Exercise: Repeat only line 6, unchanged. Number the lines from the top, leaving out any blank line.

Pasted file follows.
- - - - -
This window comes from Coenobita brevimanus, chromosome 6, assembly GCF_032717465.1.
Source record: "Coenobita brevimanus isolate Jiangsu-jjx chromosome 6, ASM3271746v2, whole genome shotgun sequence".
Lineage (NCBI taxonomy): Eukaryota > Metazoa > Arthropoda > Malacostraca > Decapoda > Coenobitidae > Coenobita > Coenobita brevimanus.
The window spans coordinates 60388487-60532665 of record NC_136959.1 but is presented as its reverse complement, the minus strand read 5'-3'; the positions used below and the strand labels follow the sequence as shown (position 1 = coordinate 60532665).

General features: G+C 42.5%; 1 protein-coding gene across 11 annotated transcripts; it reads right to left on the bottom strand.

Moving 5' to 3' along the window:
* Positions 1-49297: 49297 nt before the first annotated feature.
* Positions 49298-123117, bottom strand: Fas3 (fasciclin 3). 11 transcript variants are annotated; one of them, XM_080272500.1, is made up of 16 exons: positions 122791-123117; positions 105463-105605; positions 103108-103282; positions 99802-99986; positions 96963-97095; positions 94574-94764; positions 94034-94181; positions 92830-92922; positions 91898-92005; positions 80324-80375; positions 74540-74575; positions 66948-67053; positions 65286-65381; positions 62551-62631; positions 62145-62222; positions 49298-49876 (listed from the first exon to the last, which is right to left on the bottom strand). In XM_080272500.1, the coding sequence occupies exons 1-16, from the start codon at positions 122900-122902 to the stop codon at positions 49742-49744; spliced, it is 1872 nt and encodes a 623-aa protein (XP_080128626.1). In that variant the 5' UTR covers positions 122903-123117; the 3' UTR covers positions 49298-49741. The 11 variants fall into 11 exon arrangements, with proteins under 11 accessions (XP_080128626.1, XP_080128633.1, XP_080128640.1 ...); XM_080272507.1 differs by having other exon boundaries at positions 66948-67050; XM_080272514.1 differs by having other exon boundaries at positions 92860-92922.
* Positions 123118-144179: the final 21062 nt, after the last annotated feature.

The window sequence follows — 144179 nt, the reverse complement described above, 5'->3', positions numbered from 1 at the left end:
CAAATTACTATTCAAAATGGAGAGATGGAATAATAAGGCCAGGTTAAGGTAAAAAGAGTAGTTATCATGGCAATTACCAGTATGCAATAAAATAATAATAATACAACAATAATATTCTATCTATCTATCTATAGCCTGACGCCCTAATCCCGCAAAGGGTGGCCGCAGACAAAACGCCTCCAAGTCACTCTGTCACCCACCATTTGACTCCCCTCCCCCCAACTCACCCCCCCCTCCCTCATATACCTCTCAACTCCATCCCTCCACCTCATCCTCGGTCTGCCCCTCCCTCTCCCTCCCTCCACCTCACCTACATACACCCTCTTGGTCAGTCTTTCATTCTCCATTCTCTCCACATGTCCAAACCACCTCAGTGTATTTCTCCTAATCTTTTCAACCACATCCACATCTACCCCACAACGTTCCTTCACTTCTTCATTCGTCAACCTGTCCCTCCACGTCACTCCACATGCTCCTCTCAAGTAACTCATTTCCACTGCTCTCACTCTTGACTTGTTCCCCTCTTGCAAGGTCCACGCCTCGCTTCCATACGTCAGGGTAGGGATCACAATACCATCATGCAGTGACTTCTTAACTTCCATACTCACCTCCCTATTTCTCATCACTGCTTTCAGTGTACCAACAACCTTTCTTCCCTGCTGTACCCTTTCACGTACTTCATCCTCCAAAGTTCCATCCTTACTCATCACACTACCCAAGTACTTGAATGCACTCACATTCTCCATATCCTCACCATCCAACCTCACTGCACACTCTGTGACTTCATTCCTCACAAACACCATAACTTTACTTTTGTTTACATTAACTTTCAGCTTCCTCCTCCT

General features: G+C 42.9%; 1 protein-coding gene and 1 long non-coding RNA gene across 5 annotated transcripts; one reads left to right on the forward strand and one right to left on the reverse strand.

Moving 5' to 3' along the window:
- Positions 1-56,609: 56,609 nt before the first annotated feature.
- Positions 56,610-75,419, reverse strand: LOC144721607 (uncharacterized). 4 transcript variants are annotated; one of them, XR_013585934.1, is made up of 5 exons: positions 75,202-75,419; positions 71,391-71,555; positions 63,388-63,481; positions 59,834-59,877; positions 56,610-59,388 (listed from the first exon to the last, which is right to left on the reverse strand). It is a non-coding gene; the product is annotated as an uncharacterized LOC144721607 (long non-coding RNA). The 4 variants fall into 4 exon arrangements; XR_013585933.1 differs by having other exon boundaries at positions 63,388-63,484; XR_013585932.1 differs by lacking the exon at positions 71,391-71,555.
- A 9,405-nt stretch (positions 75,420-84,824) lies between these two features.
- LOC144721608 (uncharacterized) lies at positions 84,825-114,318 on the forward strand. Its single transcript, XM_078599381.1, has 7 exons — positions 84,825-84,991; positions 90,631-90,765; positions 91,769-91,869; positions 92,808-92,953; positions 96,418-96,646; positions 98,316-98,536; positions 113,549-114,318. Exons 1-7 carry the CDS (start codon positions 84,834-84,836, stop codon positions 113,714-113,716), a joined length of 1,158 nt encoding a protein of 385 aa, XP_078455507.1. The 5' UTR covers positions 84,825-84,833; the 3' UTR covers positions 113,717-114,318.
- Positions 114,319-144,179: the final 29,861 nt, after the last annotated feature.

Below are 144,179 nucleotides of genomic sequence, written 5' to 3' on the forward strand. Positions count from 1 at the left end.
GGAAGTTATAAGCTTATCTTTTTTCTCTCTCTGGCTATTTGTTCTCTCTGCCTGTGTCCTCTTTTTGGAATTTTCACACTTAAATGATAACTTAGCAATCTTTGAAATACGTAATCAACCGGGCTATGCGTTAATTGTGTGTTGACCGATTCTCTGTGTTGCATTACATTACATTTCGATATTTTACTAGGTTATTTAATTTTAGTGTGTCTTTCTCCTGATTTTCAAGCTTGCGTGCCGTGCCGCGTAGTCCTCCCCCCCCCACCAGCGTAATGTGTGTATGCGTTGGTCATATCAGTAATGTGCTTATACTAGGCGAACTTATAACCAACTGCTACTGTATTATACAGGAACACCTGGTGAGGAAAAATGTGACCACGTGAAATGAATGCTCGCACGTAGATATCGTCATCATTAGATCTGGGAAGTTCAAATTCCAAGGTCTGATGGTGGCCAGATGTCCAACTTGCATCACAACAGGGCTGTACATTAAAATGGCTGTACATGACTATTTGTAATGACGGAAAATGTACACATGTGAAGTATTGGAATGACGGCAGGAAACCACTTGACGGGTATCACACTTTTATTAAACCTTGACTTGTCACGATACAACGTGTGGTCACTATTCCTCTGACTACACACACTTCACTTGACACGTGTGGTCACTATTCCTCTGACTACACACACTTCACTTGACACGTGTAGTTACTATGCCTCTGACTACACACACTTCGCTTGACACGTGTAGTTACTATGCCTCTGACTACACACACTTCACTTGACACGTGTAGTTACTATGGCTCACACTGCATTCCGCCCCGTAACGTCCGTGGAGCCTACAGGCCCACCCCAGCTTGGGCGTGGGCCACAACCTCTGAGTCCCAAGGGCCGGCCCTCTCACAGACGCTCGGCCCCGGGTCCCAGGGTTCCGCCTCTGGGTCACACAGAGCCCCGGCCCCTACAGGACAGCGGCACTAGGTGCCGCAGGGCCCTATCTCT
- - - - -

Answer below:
Moving 5' to 3' along the window: